Friday’s Futurecast: Algorithms

My first introduction to algorithms via computers ruling the world was through Landru on the original Star Trek series (The Return of the Archons). In many ways, I preferred the Terminator movies. At least there was an enemy to shot, to fight. Landru was much more subversive, working quietly behind the scenes, eroding freedom and privacy, until nearly everyone was complicit in its rule.

It was the stuff of science fiction.

Still is. I’ve seen a book with the very name on my book feed just yesterday.

Except now, we see the signs of the algorithms becoming more science fact.

Google, Amazon, Yahoo, and facebook use algorithms. Anyone who searched online for a project, has seen the rise of the ads based on their search history. And then there’s the ever-so-helpful algorithm that finishes what you’re typing in the search bar. Time and again, I’ve heard programmers say they’re not sure how the algorithms work once they start learning in the ‘real’ world.

Of course, they’re not all bad. They can help match sellers and buyers by targeting those most interested in their products based on online activity.

But there’s a downside: In the 2016 elections in the US, ads featuring lynchings and other persecutions  of people of color were promoted on specifically targeted users to discourage certain people from voting (and yes, the polling numbers reflect that it worked).

It has also been documented that social media algorithms will show users ever more violent/extreme posts based viewing history. The more you like the posts, the more violent/extreme they become. In other words, you’re indoctrinated by millimeters until you’re sucked in and they clog your feed.

The algorithms control what you see.

And what you don’t.

People have reported silence on their feed relating to the events in Ferguson, Missouri. Apparently, the algorithms didn’t think the stories would receive enough likes so they weren’t shown anything. At all.

Sadly, we didn’t need an algorithm for this kind of censorship to happen. When coal miners went on strike in the 1920s and 1930s in Matewan, no newspapers reported the murders, violence, and abuse by the company, its enforcers, and the local police. The result was the Battle of Matewan (Matewan Massacre) the most of the country remained happily ignorant of.

Similar to what happened to the Americans protesting the Dakato Access pipeline.

But let’s face it. Most folks don’t want to be bothered. They want their coal just like folks today want their gas. As long as they don’t pay the price, the others are just standing in the way of progress.

So what happens when the algorithms impact bleeds into reality in other ways? Like the judicial system where some places use it. The supposedly impartial algorithm brought with it racial biases and sentenced citizens of color to harsher sentences.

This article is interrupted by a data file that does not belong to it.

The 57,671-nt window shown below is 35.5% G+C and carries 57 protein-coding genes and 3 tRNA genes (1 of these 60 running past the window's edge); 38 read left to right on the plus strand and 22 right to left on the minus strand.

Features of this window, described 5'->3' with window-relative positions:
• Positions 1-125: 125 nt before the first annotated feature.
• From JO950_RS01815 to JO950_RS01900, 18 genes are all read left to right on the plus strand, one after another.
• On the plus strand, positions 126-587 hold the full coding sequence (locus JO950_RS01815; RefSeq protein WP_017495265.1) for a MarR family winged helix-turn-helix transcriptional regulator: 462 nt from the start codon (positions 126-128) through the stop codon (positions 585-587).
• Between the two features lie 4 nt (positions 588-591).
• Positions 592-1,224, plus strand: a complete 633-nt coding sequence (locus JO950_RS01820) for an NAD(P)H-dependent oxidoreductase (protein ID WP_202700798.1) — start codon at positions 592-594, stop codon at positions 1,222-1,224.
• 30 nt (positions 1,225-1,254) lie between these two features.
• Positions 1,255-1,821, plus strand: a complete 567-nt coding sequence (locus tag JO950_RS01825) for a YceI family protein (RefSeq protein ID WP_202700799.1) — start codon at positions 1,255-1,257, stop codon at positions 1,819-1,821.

But we don’t really care about criminals, do we? They’re bad people, right?

The real story lies in the average Jane. Jane whose father has a pacemaker and whose online activity has become more and more violent/extreme until the algorithm deems him a threat to society. Why not have the computer tap into his pacemaker’s software and deal with the problem. Jane’s dad dies peacefully in his sleep. Society doesn’t have to incur the costs of a trial and incarceration.

There could also be a malfunction in the computer integrating a car’s system. A car could speed up around a curve, the steering wheel aims beyond the guard rails of a road with a steep drop.

And with the gas heater on a timer, some poor enemy of the state could live in a house were the pilot light is extinguished while gas flows killing all occupants in one night (genetics might reveal a code similar to other criminals, saving future tax payers money).

Then one day, the computer decides that humanity is too prone to violence and extreme behavior. And we have to go.

And those are the stories I like to read. I just hope they’re out of the news because they’re still fiction and not because the algorithm doesn’t want me to know about them.

Until next time!



About Linda Andrews

Linda Andrews lives with her husband and three children in Phoenix, Arizona. When she announced to her family that her paranormal romance was to be published, her sister pronounce: "What else would she write? She’s never been normal." All kidding aside, writing has become a surprising passion. So just how did a scientist start to write paranormal romances? What other option is there when you’re married to romantic man and live in a haunted house? If you’ve enjoyed her stories or want to share your own paranormal experience feel free to email the author at She’d love to hear from you.
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1 Response to Friday’s Futurecast: Algorithms

  1. Excellent fodder for sci-fi stories… unfortunately, it’s not fiction. But every sci-fi story has a base in projecting the future from what is happening now. 🙂

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